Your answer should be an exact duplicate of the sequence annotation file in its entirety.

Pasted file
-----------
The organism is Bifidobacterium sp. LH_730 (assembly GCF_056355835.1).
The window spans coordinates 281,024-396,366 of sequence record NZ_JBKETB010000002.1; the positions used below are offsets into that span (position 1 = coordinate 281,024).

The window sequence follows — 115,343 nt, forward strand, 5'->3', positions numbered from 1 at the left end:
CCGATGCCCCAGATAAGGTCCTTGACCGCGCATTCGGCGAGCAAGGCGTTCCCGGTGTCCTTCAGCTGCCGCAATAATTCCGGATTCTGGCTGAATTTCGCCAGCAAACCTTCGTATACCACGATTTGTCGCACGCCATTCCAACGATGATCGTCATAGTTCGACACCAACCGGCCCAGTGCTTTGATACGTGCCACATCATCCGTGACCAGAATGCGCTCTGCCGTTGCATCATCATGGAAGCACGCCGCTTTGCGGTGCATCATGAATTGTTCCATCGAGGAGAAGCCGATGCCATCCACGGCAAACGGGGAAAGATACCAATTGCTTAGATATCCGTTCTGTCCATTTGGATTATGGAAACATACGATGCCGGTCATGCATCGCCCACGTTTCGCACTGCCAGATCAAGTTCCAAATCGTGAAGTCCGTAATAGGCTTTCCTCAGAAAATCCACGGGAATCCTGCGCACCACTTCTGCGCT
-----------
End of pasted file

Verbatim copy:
The organism is Bifidobacterium sp. LH_730 (assembly GCF_056355835.1).
The window spans coordinates 281,024-396,366 of sequence record NZ_JBKETB010000002.1; the positions used below are offsets into that span (position 1 = coordinate 281,024).

The window sequence follows — 115,343 nt, forward strand, 5'->3', positions numbered from 1 at the left end:
CCGATGCCCCAGATAAGGTCCTTGACCGCGCATTCGGCGAGCAAGGCGTTCCCGGTGTCCTTCAGCTGCCGCAATAATTCCGGATTCTGGCTGAATTTCGCCAGCAAACCTTCGTATACCACGATTTGTCGCACGCCATTCCAACGATGATCGTCATAGTTCGACACCAACCGGCCCAGTGCTTTGATACGTGCCACATCATCCGTGACCAGAATGCGCTCTGCCGTTGCATCATCATGGAAGCACGCCGCTTTGCGGTGCATCATGAATTGTTCCATCGAGGAGAAGCCGATGCCATCCACGGCAAACGGGGAAAGATACCAATTGCTTAGATATCCGTTCTGTCCATTTGGATTATGGAAACATACGATGCCGGTCATGCATCGCCCACGTTTCGCACTGCCAGATCAAGTTCCAAATCGTGAAGTCCGTAATAGGCTTTCCTCAGAAAATCCACGGGAATCCTGCGCACCACTTCTGCGCT